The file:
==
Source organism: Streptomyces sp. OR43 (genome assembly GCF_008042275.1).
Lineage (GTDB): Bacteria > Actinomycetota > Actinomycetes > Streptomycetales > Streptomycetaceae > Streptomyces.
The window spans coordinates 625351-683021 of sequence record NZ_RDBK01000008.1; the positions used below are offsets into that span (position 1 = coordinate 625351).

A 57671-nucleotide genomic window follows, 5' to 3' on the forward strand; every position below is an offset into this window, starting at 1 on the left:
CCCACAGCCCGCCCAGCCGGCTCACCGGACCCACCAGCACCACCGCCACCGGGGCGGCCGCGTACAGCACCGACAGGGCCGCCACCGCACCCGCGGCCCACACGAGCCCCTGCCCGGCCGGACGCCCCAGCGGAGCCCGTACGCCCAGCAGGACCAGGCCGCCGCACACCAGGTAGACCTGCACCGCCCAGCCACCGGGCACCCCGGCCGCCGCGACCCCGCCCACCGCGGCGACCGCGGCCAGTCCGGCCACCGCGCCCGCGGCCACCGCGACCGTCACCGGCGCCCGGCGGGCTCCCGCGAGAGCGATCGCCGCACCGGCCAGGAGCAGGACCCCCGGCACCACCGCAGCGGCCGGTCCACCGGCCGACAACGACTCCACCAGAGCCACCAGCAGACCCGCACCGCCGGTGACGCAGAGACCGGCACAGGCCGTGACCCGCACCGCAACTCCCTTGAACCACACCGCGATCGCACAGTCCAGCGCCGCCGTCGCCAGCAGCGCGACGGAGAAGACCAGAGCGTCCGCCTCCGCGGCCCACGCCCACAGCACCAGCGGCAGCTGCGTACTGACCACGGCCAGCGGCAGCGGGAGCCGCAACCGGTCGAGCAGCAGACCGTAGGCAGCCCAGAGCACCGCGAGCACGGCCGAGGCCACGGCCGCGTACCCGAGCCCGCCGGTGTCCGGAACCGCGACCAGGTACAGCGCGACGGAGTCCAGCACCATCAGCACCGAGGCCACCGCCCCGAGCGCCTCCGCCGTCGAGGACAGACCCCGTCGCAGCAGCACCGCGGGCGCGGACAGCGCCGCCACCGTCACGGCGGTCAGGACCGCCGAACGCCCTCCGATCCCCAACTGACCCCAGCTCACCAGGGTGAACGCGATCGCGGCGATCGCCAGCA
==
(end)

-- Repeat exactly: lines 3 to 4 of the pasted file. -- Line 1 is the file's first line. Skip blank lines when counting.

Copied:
The window spans coordinates 625351-683021 of sequence record NZ_RDBK01000008.1; the positions used below are offsets into that span (position 1 = coordinate 625351).

A 57671-nucleotide genomic window follows, 5' to 3' on the forward strand; every position below is an offset into this window, starting at 1 on the left: